1 Institute of Biomedical Chemistry, Moscow, Russia
2 Foundation of Perspective Technologies and Novations, Moscow, Russia
Flow-based coiled systems, through which a heat transfer fluid (such as glycerol) is pumped, are widely used for thermal stabilization of bioreactors and biosensor cuvettes and cells. Previously, using horseradish peroxidase (HRP) as a model protein, we have demonstrated that the incubation of a protein solution in a flow-based system over coiled pipe with flowing glycerol leads to a change in the adsorption properties of the protein macromolecules. Herein, we have studied the effect of the glycerol flow on the properties of HRP, the solution of which was placed differently: i.e., near either the inflow or the outflow linear sections of the pipe, while the coiled section of the pipe was shielded with a grounded metallic cover. Atomic force microscopy (AFM) has been employed in order to visualize the HRP protein macromolecules adsorbed from its solution onto the mica substrate surface. The quantity of adsorbed protein was estimated based on the AFM data. The enzymatic activity of HRP was estimated by spectrophotometry. We demonstrate that a change in the properties of HRP enzyme was observed after the incubation of its solution near the inflow/outflow linear sections of the pipe with flowing glycerol. Namely, after the incubation of HRP solution near the inflow section, a decrease in the protein adsorption onto mica was observed, but its enzymatic activity remained unchanged in comparison to the control sample. In another case, when the HRP solution was incubated near the outflow section, an increased protein adsorption was observed, while the enzyme exhibited considerably lower activity.
Keywords: horseradish peroxidase; liquid flow; atomic force microscopy; protein aggregation; enzymatic activity; triboelectric effect
In bioreactors and bioanalytical devices, a thermal stabilization of measuring cells and/or reaction vessels is often required to provide optimal process conditions. For this purpose, biosensors and bioreactors can be equipped with flow-based systems with circulating heat transfer fluid , such as water, ethylene glycol, glycerol, etc. Glycerol and glycerol-containing solutions can be employed for thermal stabilization , since their use allows one to vary the process temperature over a broad range from −43.5 °C  to 17 °C . Coiled construction of flow-based systems is a popular technical solution realized in bioanalytical equipment. To achieve optimal heat transfer, the reactor, cuvette, etc. is usually placed within the coil with circulating heat transfer fluid. Previously, we demonstrated that the incubation of a protein solution over the coiled pipe with flowing liquid leads to a change in adsorption properties of the protein macromolecules . We discussed that the flow of a non-aqueous liquid (such as glycerol) generates an electric charge [5,6]. This charge induces an electric field, which, in turn, can affect proteins’ properties.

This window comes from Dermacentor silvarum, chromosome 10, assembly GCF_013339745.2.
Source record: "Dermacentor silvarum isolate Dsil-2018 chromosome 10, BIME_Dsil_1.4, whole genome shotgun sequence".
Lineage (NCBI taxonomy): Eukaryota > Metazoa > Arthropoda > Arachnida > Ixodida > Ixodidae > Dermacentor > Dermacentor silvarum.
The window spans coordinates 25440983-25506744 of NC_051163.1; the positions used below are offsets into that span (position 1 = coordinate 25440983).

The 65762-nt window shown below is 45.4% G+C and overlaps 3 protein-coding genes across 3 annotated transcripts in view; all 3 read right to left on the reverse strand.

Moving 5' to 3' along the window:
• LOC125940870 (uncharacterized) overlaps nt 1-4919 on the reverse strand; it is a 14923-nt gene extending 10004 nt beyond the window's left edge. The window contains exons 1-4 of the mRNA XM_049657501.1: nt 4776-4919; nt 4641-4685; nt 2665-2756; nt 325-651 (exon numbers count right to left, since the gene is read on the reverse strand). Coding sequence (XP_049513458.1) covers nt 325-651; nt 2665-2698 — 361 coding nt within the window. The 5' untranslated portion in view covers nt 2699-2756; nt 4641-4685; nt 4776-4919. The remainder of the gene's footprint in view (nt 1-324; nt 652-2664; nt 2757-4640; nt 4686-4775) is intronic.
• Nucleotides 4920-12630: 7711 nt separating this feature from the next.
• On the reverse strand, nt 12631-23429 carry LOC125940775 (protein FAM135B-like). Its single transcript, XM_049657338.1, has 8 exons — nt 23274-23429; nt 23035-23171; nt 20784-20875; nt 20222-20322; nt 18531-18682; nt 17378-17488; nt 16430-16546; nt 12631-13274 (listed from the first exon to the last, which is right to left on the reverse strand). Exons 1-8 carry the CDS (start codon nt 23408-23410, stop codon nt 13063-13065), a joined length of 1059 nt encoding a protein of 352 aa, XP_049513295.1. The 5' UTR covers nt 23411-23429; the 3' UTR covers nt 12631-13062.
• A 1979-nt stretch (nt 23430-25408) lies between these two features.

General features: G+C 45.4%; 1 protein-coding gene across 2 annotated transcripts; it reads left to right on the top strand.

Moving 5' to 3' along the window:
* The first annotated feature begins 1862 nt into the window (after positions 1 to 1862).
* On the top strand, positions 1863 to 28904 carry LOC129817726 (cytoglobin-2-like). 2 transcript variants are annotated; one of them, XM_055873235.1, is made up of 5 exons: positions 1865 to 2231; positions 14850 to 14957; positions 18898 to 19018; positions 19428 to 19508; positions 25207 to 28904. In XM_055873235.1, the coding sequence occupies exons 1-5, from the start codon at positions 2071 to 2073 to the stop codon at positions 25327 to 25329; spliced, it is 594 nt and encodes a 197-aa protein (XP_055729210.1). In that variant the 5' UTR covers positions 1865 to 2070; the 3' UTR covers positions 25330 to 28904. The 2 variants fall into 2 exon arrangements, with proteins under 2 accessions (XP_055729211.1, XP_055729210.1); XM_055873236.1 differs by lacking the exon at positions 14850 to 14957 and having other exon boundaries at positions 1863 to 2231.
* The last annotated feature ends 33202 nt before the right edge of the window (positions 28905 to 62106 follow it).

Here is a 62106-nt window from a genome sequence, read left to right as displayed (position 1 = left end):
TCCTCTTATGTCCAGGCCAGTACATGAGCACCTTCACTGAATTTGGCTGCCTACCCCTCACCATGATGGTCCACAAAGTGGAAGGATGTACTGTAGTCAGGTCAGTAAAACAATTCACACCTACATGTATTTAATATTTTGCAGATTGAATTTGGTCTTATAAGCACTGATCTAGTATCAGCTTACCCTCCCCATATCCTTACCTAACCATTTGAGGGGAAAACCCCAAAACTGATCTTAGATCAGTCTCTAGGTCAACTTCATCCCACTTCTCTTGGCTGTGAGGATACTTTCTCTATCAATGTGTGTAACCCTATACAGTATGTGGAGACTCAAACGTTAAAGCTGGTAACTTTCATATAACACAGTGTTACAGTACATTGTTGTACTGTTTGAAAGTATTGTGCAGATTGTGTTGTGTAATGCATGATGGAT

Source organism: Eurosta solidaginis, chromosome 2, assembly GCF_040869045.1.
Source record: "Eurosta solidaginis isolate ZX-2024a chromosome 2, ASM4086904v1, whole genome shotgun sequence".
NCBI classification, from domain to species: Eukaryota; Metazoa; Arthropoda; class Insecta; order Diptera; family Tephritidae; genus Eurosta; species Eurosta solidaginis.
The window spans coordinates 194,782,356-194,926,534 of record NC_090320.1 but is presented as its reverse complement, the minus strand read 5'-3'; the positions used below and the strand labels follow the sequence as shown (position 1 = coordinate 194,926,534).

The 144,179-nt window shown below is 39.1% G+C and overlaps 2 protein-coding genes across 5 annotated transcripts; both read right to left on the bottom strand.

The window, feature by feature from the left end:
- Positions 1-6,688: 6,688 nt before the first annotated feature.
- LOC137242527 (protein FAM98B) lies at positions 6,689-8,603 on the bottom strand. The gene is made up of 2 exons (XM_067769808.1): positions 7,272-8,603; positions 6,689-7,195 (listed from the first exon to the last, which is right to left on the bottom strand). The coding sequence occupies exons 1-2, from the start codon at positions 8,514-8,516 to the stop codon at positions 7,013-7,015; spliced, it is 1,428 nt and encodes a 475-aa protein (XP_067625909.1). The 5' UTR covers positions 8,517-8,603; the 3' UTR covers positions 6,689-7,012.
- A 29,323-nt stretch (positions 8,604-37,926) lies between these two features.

Herein, we have studied the effect of glycerol flow on the properties of horseradish peroxidase (HRP) model enzyme protein, the solution of which was placed near either the inflow or the outflow linear sections of a flow-based system. In order to eliminate possible interference from the electromagnetic field generated in the coiled section of the system, the coil has been shielded with a grounded metallic cover.